In general, the existing policy of the United Methodist Church remains the same, although the Traditional Plan seeks to strengthen enforcement of the rules found in our Book of Discipline. It remains to be seen how much of the Traditional Plan will be deemed to be constitutional when our Judicial Council meets in April.
General Conference also adopted at least one “gracious exit” plan, that would make it easier for churches to leave the denomination if they do not agree with the teachings of the United Methodist Church. There are constitutional issues here, too.
Many persons are hurting because they believe they have been excluded from full inclusion in the life and ministry of our church. We need to pray for them, and for our church in general. We need to remember that we believe that ALL persons are of sacred worth.
Other people are angry because they wanted and expected our church to change its policies on the subject of human sexuality. We need to pray for them, and we need to pray for those against whom great anger and frustration was directed during the General Conference.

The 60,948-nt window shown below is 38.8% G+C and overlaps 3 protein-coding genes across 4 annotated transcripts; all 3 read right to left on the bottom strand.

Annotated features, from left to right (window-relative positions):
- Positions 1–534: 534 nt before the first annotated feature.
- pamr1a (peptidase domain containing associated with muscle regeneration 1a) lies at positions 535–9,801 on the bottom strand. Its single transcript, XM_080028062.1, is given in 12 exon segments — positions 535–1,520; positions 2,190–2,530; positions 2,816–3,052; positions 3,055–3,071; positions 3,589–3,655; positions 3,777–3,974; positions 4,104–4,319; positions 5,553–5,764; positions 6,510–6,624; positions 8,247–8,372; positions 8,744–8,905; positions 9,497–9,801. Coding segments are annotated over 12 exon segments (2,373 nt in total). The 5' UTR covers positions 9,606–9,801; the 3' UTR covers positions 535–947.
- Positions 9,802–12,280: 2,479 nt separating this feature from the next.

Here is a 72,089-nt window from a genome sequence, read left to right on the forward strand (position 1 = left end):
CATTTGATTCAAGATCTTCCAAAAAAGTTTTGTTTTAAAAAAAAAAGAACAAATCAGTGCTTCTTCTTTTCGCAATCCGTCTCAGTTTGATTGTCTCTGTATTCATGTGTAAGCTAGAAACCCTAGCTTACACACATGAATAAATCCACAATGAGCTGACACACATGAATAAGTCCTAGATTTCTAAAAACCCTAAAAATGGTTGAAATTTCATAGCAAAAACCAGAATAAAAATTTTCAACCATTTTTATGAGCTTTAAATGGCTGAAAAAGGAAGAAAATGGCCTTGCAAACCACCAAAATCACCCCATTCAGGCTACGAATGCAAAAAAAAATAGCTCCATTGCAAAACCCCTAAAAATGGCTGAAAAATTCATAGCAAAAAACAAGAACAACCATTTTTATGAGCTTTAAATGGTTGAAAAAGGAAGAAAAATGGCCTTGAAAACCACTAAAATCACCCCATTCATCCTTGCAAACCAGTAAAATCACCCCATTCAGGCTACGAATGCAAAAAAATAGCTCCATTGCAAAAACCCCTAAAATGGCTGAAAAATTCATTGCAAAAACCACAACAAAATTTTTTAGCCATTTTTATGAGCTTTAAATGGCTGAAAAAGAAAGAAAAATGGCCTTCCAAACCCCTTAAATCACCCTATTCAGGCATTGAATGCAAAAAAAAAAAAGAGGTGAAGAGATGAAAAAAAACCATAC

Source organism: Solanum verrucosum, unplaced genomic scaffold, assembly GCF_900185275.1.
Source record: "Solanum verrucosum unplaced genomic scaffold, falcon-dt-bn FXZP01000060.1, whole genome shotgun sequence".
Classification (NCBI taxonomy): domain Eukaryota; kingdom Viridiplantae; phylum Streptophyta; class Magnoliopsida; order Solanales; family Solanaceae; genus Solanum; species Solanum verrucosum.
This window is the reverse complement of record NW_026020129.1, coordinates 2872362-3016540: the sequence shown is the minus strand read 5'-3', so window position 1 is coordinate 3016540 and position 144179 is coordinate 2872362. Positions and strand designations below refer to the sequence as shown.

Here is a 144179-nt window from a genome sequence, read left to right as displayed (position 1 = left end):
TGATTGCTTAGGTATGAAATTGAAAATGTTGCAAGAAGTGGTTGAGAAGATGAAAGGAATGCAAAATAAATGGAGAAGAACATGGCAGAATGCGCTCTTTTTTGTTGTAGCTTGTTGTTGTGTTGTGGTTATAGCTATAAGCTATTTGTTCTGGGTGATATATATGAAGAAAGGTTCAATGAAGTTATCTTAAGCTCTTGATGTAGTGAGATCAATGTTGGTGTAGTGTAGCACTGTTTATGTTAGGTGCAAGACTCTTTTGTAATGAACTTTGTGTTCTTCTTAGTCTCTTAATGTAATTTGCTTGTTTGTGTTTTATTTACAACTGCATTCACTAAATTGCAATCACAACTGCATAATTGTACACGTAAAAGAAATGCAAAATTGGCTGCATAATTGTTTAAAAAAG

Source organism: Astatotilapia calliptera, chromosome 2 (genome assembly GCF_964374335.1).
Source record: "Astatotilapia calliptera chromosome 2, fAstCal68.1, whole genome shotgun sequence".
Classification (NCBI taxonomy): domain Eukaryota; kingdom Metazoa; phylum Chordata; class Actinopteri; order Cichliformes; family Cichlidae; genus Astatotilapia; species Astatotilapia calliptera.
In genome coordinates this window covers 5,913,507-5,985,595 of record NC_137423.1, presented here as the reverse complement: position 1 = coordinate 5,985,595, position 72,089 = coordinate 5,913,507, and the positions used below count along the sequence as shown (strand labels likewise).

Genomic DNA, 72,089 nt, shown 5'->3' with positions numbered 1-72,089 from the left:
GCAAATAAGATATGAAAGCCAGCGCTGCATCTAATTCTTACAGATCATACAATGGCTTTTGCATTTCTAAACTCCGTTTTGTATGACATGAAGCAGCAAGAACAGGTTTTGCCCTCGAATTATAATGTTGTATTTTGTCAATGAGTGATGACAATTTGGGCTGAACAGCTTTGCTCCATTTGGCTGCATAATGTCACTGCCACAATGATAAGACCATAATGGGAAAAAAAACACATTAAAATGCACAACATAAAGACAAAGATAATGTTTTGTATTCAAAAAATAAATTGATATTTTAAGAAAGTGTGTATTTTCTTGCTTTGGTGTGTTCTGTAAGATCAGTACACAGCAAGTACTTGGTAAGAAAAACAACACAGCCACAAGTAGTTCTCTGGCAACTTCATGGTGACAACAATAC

Still others believe that our General Conference did not do enough to enforce Biblical teaching. We need to pray for them, and help them reach an understanding of what has transpired.
Everyone in our church needs prayer. We need to pray for and care for and lift up our brothers and sisters in Christ, most especially those with whom we may not always agree. We need to pray for our own continued discernment of God’s will.
Friends, it seems likely that much of this will continue at our regular quadrennial General Conference in 2020. Please pray, and keep praying as we go to this year’s Annual Conferences and select delegates who will represent us in 2020.